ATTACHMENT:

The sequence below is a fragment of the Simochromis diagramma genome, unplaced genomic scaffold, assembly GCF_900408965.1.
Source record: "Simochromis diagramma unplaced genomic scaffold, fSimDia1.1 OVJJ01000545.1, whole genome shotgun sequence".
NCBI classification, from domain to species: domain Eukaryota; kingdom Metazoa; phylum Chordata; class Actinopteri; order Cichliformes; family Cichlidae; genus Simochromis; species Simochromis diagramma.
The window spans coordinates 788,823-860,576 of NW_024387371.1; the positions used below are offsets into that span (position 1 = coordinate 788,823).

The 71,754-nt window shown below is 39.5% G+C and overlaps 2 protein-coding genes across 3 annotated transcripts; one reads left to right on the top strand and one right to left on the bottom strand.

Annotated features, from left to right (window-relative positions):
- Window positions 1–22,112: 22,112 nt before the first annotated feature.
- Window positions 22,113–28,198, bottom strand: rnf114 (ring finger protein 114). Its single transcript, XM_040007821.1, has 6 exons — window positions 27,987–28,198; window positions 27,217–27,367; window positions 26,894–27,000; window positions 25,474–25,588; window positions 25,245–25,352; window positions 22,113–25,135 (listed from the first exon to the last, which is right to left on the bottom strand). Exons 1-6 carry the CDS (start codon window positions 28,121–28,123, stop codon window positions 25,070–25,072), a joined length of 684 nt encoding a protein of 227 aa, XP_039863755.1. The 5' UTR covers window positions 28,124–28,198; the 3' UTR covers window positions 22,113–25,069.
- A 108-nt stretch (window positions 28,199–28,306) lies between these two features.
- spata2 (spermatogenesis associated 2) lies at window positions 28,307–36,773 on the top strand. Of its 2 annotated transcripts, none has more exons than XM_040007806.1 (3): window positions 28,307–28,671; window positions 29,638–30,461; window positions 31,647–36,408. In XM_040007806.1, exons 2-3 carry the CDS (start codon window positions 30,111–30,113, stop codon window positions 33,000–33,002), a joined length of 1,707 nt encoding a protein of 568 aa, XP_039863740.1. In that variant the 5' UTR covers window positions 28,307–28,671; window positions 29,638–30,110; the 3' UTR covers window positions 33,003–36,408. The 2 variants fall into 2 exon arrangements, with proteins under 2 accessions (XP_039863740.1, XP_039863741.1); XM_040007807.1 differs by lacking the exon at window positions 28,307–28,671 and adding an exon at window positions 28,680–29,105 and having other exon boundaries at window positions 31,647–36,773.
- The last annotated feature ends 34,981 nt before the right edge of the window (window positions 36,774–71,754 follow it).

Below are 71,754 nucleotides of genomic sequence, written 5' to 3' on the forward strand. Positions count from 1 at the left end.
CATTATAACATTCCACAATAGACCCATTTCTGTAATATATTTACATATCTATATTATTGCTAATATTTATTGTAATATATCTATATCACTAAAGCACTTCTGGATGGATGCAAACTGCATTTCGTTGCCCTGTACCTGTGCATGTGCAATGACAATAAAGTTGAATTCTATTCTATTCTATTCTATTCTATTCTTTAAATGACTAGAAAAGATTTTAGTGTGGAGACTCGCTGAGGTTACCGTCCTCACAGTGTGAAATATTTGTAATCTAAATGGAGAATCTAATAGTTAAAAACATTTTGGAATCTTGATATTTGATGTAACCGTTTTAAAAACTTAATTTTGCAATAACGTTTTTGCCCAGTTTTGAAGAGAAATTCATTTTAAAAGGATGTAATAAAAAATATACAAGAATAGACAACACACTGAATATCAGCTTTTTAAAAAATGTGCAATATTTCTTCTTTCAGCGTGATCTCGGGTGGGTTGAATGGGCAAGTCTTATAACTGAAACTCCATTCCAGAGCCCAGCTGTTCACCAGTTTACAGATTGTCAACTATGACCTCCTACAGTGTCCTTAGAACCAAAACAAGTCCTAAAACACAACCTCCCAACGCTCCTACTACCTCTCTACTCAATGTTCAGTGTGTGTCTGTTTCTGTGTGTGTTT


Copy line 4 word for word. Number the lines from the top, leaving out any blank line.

The window spans coordinates 788,823-860,576 of NW_024387371.1; the positions used below are offsets into that span (position 1 = coordinate 788,823).